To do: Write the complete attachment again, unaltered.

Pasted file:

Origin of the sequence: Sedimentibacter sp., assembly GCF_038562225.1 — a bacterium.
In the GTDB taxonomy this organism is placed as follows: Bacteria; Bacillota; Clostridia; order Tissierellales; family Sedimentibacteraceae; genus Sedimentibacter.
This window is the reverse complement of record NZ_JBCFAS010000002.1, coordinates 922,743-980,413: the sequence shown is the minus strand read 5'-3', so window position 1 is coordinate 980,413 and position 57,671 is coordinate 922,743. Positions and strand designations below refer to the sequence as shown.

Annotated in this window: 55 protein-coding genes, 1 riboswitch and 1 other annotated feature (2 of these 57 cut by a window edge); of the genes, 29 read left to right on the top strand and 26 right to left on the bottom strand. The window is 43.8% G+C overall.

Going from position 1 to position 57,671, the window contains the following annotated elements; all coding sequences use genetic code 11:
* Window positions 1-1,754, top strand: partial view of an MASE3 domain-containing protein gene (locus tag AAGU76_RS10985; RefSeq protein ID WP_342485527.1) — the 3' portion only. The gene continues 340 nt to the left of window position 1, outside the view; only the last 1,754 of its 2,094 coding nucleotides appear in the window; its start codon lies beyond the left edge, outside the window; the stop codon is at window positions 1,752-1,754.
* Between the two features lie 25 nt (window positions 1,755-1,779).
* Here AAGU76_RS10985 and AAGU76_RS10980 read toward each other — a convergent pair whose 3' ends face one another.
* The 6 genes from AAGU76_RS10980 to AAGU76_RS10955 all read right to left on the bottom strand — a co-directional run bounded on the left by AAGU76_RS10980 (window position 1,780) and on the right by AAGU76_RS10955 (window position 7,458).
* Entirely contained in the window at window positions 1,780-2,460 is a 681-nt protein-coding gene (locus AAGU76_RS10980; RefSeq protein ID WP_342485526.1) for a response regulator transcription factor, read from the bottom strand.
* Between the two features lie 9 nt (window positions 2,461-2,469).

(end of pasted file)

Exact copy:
Origin of the sequence: Sedimentibacter sp., assembly GCF_038562225.1 — a bacterium.
In the GTDB taxonomy this organism is placed as follows: Bacteria; Bacillota; Clostridia; order Tissierellales; family Sedimentibacteraceae; genus Sedimentibacter.
This window is the reverse complement of record NZ_JBCFAS010000002.1, coordinates 922,743-980,413: the sequence shown is the minus strand read 5'-3', so window position 1 is coordinate 980,413 and position 57,671 is coordinate 922,743. Positions and strand designations below refer to the sequence as shown.

Annotated in this window: 55 protein-coding genes, 1 riboswitch and 1 other annotated feature (2 of these 57 cut by a window edge); of the genes, 29 read left to right on the top strand and 26 right to left on the bottom strand. The window is 43.8% G+C overall.

Going from position 1 to position 57,671, the window contains the following annotated elements; all coding sequences use genetic code 11:
* Window positions 1-1,754, top strand: partial view of an MASE3 domain-containing protein gene (locus tag AAGU76_RS10985; RefSeq protein ID WP_342485527.1) — the 3' portion only. The gene continues 340 nt to the left of window position 1, outside the view; only the last 1,754 of its 2,094 coding nucleotides appear in the window; its start codon lies beyond the left edge, outside the window; the stop codon is at window positions 1,752-1,754.
* Between the two features lie 25 nt (window positions 1,755-1,779).
* Here AAGU76_RS10985 and AAGU76_RS10980 read toward each other — a convergent pair whose 3' ends face one another.
* The 6 genes from AAGU76_RS10980 to AAGU76_RS10955 all read right to left on the bottom strand — a co-directional run bounded on the left by AAGU76_RS10980 (window position 1,780) and on the right by AAGU76_RS10955 (window position 7,458).
* Entirely contained in the window at window positions 1,780-2,460 is a 681-nt protein-coding gene (locus AAGU76_RS10980; RefSeq protein ID WP_342485526.1) for a response regulator transcription factor, read from the bottom strand.
* Between the two features lie 9 nt (window positions 2,461-2,469).